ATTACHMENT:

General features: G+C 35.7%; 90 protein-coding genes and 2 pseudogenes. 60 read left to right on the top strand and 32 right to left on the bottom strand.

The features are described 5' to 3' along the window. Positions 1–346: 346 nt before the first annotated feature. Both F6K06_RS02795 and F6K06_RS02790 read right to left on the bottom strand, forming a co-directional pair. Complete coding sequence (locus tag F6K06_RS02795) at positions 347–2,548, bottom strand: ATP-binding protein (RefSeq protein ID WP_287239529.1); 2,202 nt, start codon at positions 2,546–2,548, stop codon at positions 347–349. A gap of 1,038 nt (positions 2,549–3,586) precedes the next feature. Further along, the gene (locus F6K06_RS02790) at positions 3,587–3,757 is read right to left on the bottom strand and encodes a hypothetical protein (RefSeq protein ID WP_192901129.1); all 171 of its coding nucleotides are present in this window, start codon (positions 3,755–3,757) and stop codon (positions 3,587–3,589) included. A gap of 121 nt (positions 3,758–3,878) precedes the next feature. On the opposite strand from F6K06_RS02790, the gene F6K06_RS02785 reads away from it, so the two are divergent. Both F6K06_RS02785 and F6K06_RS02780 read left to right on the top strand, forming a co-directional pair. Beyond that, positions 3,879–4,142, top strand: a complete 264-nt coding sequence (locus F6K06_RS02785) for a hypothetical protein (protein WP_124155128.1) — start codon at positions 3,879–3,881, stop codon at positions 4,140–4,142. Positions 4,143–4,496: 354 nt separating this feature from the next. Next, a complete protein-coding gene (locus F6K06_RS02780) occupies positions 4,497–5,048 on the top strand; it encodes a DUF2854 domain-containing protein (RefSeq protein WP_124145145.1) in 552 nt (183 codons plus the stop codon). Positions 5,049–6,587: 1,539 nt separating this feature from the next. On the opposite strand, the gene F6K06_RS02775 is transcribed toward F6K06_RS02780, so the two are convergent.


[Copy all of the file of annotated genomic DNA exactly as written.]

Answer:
General features: G+C 35.7%; 90 protein-coding genes and 2 pseudogenes. 60 read left to right on the top strand and 32 right to left on the bottom strand.

The features are described 5' to 3' along the window. Positions 1–346: 346 nt before the first annotated feature. Both F6K06_RS02795 and F6K06_RS02790 read right to left on the bottom strand, forming a co-directional pair. Complete coding sequence (locus tag F6K06_RS02795) at positions 347–2,548, bottom strand: ATP-binding protein (RefSeq protein ID WP_287239529.1); 2,202 nt, start codon at positions 2,546–2,548, stop codon at positions 347–349. A gap of 1,038 nt (positions 2,549–3,586) precedes the next feature. Further along, the gene (locus F6K06_RS02790) at positions 3,587–3,757 is read right to left on the bottom strand and encodes a hypothetical protein (RefSeq protein ID WP_192901129.1); all 171 of its coding nucleotides are present in this window, start codon (positions 3,755–3,757) and stop codon (positions 3,587–3,589) included. A gap of 121 nt (positions 3,758–3,878) precedes the next feature. On the opposite strand from F6K06_RS02790, the gene F6K06_RS02785 reads away from it, so the two are divergent. Both F6K06_RS02785 and F6K06_RS02780 read left to right on the top strand, forming a co-directional pair. Beyond that, positions 3,879–4,142, top strand: a complete 264-nt coding sequence (locus F6K06_RS02785) for a hypothetical protein (protein WP_124155128.1) — start codon at positions 3,879–3,881, stop codon at positions 4,140–4,142. Positions 4,143–4,496: 354 nt separating this feature from the next. Next, a complete protein-coding gene (locus F6K06_RS02780) occupies positions 4,497–5,048 on the top strand; it encodes a DUF2854 domain-containing protein (RefSeq protein WP_124145145.1) in 552 nt (183 codons plus the stop codon). Positions 5,049–6,587: 1,539 nt separating this feature from the next. On the opposite strand, the gene F6K06_RS02775 is transcribed toward F6K06_RS02780, so the two are convergent.